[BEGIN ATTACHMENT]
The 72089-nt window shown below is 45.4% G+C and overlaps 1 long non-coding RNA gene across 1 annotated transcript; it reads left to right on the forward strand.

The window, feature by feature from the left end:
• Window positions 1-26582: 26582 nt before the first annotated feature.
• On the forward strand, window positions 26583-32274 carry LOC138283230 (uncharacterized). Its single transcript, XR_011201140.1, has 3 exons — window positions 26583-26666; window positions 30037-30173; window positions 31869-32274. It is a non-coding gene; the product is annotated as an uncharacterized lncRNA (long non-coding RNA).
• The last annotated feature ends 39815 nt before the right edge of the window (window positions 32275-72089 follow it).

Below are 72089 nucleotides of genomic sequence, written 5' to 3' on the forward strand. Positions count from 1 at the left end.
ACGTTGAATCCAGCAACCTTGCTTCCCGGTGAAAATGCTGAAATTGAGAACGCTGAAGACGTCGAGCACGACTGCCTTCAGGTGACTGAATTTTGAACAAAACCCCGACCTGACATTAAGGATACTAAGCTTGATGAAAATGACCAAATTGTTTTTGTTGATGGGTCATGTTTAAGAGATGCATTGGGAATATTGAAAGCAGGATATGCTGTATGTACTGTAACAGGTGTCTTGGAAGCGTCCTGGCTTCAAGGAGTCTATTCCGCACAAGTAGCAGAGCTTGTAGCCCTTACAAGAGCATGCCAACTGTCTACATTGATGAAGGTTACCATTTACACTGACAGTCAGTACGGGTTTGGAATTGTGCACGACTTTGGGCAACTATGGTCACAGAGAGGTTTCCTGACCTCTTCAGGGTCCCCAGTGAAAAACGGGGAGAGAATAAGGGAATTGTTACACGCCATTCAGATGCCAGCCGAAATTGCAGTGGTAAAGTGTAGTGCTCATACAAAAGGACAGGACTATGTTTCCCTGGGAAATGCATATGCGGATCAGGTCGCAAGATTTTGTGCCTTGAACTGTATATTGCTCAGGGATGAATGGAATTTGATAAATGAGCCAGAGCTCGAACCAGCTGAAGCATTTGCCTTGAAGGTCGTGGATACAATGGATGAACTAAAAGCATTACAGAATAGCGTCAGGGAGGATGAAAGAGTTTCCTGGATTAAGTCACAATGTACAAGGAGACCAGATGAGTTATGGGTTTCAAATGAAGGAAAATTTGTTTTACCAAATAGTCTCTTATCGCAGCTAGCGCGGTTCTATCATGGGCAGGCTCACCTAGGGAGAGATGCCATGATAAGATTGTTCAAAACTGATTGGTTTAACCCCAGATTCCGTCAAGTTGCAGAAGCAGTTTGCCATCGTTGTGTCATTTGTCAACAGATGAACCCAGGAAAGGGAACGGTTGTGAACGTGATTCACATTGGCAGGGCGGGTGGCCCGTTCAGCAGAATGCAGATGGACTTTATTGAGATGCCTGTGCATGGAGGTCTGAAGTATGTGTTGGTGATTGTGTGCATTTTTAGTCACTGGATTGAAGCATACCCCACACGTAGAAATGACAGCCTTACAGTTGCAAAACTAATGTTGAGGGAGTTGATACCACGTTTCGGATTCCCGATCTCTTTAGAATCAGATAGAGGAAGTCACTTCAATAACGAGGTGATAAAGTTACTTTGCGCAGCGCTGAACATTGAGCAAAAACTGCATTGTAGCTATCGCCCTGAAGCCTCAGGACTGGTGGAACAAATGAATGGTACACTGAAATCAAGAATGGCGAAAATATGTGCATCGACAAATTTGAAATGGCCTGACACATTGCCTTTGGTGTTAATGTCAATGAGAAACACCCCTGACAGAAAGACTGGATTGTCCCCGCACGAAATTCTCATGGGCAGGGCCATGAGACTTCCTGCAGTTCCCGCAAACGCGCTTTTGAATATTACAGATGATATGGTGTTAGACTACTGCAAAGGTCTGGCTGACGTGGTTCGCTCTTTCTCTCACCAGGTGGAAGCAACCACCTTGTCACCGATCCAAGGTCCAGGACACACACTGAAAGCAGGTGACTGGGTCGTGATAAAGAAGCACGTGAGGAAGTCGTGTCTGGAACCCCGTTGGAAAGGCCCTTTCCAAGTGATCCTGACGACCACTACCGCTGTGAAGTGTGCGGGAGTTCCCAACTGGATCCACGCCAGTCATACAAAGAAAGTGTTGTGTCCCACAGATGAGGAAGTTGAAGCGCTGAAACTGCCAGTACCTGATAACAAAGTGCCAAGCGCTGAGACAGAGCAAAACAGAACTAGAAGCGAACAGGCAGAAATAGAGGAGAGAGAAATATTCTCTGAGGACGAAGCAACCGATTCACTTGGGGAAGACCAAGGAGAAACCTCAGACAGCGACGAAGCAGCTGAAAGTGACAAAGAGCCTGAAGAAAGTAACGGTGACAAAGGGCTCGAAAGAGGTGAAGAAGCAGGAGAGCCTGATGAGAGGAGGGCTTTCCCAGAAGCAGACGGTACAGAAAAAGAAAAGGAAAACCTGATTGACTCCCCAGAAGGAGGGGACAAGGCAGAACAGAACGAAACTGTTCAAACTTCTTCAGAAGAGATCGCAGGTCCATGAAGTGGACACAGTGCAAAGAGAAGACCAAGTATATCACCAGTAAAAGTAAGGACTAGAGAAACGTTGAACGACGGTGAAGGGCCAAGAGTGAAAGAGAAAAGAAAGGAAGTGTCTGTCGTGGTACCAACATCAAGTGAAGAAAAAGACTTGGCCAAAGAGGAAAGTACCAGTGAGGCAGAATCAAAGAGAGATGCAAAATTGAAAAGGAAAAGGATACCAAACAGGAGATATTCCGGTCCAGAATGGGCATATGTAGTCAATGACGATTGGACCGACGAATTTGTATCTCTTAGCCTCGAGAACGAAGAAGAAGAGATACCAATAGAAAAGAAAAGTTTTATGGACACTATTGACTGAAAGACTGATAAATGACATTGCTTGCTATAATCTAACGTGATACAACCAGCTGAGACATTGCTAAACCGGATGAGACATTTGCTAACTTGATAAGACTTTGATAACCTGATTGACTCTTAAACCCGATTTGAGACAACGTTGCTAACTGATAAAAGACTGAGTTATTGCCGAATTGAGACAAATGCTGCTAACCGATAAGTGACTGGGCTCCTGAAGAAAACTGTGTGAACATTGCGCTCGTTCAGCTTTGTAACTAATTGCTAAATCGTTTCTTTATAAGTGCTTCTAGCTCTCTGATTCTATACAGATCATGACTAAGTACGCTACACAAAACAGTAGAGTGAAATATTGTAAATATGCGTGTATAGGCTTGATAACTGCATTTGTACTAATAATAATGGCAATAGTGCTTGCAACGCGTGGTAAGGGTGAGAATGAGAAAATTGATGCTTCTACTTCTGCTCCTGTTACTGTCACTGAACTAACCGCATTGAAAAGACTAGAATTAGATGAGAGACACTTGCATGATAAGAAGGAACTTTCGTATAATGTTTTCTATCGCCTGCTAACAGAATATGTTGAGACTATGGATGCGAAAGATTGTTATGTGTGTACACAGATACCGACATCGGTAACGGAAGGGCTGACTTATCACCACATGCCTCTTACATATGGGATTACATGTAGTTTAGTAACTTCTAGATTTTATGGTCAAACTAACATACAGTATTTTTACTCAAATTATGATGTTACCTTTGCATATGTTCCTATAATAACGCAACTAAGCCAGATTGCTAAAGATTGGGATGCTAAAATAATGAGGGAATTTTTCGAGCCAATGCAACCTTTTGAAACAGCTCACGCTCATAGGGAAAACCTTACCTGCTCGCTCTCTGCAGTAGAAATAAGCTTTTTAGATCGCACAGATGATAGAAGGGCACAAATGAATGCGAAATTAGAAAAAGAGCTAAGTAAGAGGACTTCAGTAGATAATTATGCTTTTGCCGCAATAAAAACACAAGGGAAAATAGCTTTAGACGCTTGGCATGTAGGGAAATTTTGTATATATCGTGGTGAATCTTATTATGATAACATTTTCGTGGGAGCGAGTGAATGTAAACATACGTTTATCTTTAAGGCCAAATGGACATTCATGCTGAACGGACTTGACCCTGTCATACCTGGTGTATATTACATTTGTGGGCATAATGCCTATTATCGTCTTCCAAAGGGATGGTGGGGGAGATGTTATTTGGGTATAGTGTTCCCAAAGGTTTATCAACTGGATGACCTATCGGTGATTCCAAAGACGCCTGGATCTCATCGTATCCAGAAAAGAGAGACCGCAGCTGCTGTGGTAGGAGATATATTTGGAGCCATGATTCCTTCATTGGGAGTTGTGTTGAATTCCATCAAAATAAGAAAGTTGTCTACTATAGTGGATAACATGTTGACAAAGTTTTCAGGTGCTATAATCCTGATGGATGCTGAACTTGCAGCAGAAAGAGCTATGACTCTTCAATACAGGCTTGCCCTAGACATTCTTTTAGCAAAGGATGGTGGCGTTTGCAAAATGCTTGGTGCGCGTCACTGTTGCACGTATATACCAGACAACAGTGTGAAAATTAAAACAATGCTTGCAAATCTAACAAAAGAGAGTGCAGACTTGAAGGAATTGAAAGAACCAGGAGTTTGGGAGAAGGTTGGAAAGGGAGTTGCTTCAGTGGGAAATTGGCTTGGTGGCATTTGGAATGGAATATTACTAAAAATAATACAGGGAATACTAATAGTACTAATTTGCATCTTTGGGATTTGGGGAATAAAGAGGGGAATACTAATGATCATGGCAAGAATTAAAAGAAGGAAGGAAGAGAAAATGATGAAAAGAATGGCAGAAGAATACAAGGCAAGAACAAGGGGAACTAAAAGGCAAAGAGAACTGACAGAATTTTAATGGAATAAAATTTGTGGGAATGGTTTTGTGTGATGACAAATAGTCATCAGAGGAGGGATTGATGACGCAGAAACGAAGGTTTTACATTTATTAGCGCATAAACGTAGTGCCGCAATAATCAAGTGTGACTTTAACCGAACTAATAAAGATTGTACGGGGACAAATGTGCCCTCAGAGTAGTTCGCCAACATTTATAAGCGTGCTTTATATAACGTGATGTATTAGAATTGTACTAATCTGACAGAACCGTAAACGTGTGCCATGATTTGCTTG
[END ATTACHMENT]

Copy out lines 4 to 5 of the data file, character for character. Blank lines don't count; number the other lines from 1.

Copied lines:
• On the forward strand, window positions 26583-32274 carry LOC138283230 (uncharacterized). Its single transcript, XR_011201140.1, has 3 exons — window positions 26583-26666; window positions 30037-30173; window positions 31869-32274. It is a non-coding gene; the product is annotated as an uncharacterized lncRNA (long non-coding RNA).
• The last annotated feature ends 39815 nt before the right edge of the window (window positions 32275-72089 follow it).